Does your business provide extraordinary customer service?

Does your business provide extraordinary customer service?

man shrugWhen I talk to business owners, I always ask “how is your customer service?”

Generally they say, ‘Fine.’ Then they go on to talk about other problems with employees or revenue generation.

Then I ask, ‘How do you know?”

Usually they don’t know. They tell a few anecdotes. They talk about some repeat business which indicates the clients are satisfied, right? (or is this just the best current alternative till somebody better comes along?)

Then I ask:

How many clients stopped doing business with them?
How many customers bought once and never came back?
Did you ask anyone why they did come back or didn’t come back?

Usually they haven’t looked into it and don’t have any way of measuring the most important part of their business.

After all, the reason someone buys from you is 53% customer experience and 47% everything else (pricing, availability, reputation, referral, marketing, website, etc)  That stat comes from the Sales Executive Council that studied the purchase of 20,000 different products and services. In other words everything you do in your business from setting up your company to maintaining the books, hiring, training, developing your product or service, pricing strategies, and support plans all comes to one focal point in the interaction between your salesperson and the customer.  That’s the make or break point when the customer says all your preliminary work has been worthwhile or not.

It seems to me that you’d want to measure effectiveness at that critical point.

Here are some stats that might help you get your head out of the sand:

  • According to statistics provided by Bain and Co. in the Harvard Management Update, 80% of companies surveyed said that they offer superior customer service, but only 8% of their customers agreed with them. Ouch! Is this delusion going on at your company?
  • 96.7% of unhappy customers never let out even a squeak of dissatisfaction to the organization that has given them bad service. How do you know how many clients you’re losing to a negative experience if you don’t ask?
  • According to Right Now Technologies, companies think 48% of lost customers leave because of price, when in fact only 25% do so.  It is hard to believe that our customers don’t love us.  We would rather believe that price is the culprit.  Are you losing customers, assuming that pricing is too high, lowering prices and unnecessarily reducing your bottom line?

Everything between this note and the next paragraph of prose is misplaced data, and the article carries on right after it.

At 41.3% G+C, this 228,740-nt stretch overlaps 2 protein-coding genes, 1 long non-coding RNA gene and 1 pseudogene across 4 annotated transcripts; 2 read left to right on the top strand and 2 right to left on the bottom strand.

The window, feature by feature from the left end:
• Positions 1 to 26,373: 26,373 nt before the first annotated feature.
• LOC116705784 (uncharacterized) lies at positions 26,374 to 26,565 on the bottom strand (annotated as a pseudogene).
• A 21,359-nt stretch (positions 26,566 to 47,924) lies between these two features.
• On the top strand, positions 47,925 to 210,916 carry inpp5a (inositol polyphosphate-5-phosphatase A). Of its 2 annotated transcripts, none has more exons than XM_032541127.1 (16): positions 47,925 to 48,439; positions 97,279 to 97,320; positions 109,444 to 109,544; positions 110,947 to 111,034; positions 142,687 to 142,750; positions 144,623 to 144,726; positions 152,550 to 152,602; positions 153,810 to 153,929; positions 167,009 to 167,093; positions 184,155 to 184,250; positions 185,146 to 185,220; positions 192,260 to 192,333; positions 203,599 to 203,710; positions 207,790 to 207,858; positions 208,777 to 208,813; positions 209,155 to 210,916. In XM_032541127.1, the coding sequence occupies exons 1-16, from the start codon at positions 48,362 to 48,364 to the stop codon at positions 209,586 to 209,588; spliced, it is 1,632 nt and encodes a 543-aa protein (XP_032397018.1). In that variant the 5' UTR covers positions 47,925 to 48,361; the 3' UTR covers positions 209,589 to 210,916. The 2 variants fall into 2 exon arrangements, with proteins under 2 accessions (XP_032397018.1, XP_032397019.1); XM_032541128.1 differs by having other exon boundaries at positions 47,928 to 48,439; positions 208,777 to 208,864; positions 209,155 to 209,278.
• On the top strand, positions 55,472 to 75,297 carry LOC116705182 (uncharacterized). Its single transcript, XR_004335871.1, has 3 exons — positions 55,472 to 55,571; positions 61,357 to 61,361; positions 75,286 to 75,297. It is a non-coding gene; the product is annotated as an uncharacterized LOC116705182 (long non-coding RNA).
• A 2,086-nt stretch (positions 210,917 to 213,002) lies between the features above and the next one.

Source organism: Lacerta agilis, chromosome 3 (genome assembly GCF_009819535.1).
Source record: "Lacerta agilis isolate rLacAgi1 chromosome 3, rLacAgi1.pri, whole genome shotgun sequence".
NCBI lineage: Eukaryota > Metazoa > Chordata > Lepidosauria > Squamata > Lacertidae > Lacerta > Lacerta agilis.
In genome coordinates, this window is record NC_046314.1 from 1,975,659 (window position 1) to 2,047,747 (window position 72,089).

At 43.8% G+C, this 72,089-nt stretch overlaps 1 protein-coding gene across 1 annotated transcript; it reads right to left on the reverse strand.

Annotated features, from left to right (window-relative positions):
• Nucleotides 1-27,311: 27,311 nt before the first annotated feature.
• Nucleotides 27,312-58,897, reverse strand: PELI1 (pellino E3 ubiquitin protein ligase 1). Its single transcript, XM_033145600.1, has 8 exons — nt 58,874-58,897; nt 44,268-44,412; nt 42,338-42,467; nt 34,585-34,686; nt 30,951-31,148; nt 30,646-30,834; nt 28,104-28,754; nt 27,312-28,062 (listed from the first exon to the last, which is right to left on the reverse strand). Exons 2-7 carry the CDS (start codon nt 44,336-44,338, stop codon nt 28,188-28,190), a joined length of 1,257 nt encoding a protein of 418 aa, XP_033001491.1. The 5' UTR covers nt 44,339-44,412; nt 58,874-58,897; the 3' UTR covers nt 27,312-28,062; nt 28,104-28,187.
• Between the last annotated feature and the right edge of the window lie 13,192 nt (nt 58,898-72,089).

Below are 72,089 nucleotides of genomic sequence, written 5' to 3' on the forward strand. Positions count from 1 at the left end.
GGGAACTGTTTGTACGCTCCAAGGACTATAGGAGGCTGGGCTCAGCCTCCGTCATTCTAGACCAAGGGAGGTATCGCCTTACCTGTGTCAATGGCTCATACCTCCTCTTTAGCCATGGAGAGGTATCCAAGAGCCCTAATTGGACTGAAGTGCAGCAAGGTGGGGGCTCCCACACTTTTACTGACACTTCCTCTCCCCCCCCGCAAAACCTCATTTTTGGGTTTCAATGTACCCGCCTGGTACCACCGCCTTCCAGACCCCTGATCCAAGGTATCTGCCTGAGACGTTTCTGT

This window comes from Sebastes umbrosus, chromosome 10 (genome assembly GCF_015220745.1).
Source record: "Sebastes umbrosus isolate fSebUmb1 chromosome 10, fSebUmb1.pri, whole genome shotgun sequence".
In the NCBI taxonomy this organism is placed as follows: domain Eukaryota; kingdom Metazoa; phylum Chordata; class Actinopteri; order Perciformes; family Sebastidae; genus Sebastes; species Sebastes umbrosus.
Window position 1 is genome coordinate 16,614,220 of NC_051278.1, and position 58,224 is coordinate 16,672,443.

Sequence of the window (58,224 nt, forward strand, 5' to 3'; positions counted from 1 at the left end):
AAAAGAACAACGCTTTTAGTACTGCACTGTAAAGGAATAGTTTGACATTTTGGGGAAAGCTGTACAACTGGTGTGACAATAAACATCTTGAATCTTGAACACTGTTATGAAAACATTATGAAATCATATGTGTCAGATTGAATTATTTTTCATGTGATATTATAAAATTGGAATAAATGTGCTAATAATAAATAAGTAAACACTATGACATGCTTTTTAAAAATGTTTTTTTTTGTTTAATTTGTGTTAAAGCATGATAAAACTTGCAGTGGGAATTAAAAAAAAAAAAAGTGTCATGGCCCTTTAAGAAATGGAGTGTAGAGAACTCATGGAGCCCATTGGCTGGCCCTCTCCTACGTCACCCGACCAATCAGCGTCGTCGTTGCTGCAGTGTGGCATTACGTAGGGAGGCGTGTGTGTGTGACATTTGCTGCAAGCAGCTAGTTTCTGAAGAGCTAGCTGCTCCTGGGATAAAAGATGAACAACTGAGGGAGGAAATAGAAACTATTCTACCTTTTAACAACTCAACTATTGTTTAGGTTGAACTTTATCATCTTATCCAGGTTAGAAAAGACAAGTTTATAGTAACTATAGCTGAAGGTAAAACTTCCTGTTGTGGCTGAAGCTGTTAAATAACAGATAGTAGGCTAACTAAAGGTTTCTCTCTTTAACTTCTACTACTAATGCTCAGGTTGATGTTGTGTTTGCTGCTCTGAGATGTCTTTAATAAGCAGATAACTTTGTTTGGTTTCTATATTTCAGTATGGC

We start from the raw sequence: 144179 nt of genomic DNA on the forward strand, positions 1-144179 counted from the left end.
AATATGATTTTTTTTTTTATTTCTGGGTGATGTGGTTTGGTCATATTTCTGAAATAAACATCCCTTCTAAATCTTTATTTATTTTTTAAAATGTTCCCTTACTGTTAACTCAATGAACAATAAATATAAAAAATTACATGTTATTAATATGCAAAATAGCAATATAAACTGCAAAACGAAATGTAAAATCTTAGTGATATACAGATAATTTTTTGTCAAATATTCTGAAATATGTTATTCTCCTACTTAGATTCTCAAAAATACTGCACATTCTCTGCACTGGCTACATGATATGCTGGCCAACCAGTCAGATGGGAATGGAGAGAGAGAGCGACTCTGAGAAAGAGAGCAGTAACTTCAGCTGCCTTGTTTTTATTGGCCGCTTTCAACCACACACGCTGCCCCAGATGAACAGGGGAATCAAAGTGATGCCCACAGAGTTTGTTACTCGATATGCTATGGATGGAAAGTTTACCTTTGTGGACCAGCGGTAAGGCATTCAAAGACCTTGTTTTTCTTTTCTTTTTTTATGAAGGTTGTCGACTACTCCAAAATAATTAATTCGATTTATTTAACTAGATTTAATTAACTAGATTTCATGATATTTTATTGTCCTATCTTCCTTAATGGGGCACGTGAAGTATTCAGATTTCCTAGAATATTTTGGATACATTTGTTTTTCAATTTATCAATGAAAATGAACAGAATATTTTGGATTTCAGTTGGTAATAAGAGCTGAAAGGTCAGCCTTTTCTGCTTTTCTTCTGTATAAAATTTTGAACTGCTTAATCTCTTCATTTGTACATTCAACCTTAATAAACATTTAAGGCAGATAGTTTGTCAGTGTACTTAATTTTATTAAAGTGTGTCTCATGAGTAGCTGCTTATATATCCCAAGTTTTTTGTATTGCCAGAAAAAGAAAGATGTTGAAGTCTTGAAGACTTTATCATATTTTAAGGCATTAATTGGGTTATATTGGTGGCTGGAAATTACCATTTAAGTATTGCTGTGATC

The Impact

  • According to research, unhappy customers will tell at least 15 other people, while satisfied ones will tell six at the most.
  • It takes 12 positive service experiences to make up for one negative experience
    according to Ruby Newell-Legner  in “Understanding Customers”.

Enough unhappy clients and you’re out of business. Until then, you’re just working too hard and not having the profits to show for it. What can you do now to make sure you are generating happy clients with extraordinary experiences?
There are many things that go into creating an extraordinary client experience, including:

  • developing the infrastructure of engaged employees and good leadership.
  • planning the customer journey and make it consistent across your organization.
  • putting measurements in place so you can keep score on the progress you’re making.

If you want to pull your head out of the sand and focus on improving your company’s customer experience, look into these three things.

  1. We would be pleased to talk with you. Give us a call or reply to this email.
  2. You can (for f.r.e.e) read the first chapter of my book The Customer Loyalty Playbook, 12 Game Strategies to Drive Improved Results in Your Organization.
  3. You can attend a 2-day workshop I’m teaching in Chicago on November 20-21, 2014 entitled Client Journey Management :Designing a Sustainable Business Infrastructure to Re-Engineer Consumer Loyalty.

I’d love to hear your comments and suggestions.

Jeri Quinn

Jeri Quinn from Driving Improved Results is an executive coach, management consultant, speaker and author who focuses on communication in her work with executives and companies. She is the author of The Customer Loyalty Playbook, 12 Game Strategies to Drive Improved Results in Your Business. With more than 40 years as a serial entrepreneur.



Quinn has worked with executives and teams in over 40 industries, spoken at major business expos including New York City’s Javits Center, facilitated business development and extraordinary customer service at institutions such as MoMA and AIG, and has partnered with New York City, The Kauffman Foundation, Citibank, Merrill Lynch, HSBC, and Signature Bank to educate their clients.



She can be reached at:
jeri@DrivingImprovedResults.com
www.DrivingImprovedResults.com
www.CustomerLoyaltyPlaybook.com


Jeri Quinn

Jeri Quinn from Driving Improved Results is an executive coach, management consultant, speaker and author who focuses on communication in her work with executives and companies. She is the author of The Customer Loyalty Playbook, 12 Game Strategies to Drive Improved Results in Your Business. With more than 40 years as a serial entrepreneur.

Quinn has worked with executives and teams in over 40 industries, spoken at major business expos including New York City’s Javits Center, facilitated business development and extraordinary customer service at institutions such as MoMA and AIG, and has partnered with New York City, The Kauffman Foundation, Citibank, Merrill Lynch, HSBC, and Signature Bank to educate their clients.

She can be reached at:
jeri@DrivingImprovedResults.com
www.DrivingImprovedResults.com
www.CustomerLoyaltyPlaybook.com

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